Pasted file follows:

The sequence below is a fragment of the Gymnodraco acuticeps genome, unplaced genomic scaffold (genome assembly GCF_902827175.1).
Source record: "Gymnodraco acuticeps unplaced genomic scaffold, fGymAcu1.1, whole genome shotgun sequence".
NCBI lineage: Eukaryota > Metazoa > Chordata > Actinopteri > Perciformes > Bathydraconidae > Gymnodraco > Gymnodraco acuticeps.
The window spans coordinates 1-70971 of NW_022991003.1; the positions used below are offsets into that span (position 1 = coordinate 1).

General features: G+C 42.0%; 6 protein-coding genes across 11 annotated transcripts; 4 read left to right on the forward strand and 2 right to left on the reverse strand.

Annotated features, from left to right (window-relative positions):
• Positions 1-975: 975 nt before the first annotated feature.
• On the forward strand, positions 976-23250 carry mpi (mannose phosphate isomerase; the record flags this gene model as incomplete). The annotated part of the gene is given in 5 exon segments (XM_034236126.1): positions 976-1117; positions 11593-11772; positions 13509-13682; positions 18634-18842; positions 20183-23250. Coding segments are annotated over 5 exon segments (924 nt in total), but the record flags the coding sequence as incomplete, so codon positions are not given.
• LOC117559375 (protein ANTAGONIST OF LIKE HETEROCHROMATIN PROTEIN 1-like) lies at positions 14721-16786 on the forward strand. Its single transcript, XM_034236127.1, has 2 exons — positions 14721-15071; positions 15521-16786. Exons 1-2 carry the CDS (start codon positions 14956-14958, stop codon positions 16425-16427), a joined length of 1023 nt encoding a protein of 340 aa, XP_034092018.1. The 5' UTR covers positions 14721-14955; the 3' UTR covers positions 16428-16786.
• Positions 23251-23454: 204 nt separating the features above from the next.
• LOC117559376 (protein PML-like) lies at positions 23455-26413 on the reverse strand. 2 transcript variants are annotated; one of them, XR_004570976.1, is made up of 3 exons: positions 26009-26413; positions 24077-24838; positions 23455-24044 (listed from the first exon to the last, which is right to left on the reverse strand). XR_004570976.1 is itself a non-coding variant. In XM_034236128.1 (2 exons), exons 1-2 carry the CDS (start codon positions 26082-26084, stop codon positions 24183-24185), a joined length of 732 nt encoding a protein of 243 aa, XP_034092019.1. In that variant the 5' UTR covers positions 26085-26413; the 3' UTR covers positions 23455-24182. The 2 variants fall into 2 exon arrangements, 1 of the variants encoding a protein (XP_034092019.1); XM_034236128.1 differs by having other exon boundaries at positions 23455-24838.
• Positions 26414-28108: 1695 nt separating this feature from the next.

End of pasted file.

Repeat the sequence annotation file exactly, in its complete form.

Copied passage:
The sequence below is a fragment of the Gymnodraco acuticeps genome, unplaced genomic scaffold (genome assembly GCF_902827175.1).
Source record: "Gymnodraco acuticeps unplaced genomic scaffold, fGymAcu1.1, whole genome shotgun sequence".
NCBI lineage: Eukaryota > Metazoa > Chordata > Actinopteri > Perciformes > Bathydraconidae > Gymnodraco > Gymnodraco acuticeps.
The window spans coordinates 1-70971 of NW_022991003.1; the positions used below are offsets into that span (position 1 = coordinate 1).

General features: G+C 42.0%; 6 protein-coding genes across 11 annotated transcripts; 4 read left to right on the forward strand and 2 right to left on the reverse strand.

Annotated features, from left to right (window-relative positions):
• Positions 1-975: 975 nt before the first annotated feature.
• On the forward strand, positions 976-23250 carry mpi (mannose phosphate isomerase; the record flags this gene model as incomplete). The annotated part of the gene is given in 5 exon segments (XM_034236126.1): positions 976-1117; positions 11593-11772; positions 13509-13682; positions 18634-18842; positions 20183-23250. Coding segments are annotated over 5 exon segments (924 nt in total), but the record flags the coding sequence as incomplete, so codon positions are not given.
• LOC117559375 (protein ANTAGONIST OF LIKE HETEROCHROMATIN PROTEIN 1-like) lies at positions 14721-16786 on the forward strand. Its single transcript, XM_034236127.1, has 2 exons — positions 14721-15071; positions 15521-16786. Exons 1-2 carry the CDS (start codon positions 14956-14958, stop codon positions 16425-16427), a joined length of 1023 nt encoding a protein of 340 aa, XP_034092018.1. The 5' UTR covers positions 14721-14955; the 3' UTR covers positions 16428-16786.
• Positions 23251-23454: 204 nt separating the features above from the next.
• LOC117559376 (protein PML-like) lies at positions 23455-26413 on the reverse strand. 2 transcript variants are annotated; one of them, XR_004570976.1, is made up of 3 exons: positions 26009-26413; positions 24077-24838; positions 23455-24044 (listed from the first exon to the last, which is right to left on the reverse strand). XR_004570976.1 is itself a non-coding variant. In XM_034236128.1 (2 exons), exons 1-2 carry the CDS (start codon positions 26082-26084, stop codon positions 24183-24185), a joined length of 732 nt encoding a protein of 243 aa, XP_034092019.1. In that variant the 5' UTR covers positions 26085-26413; the 3' UTR covers positions 23455-24182. The 2 variants fall into 2 exon arrangements, 1 of the variants encoding a protein (XP_034092019.1); XM_034236128.1 differs by having other exon boundaries at positions 23455-24838.
• Positions 26414-28108: 1695 nt separating this feature from the next.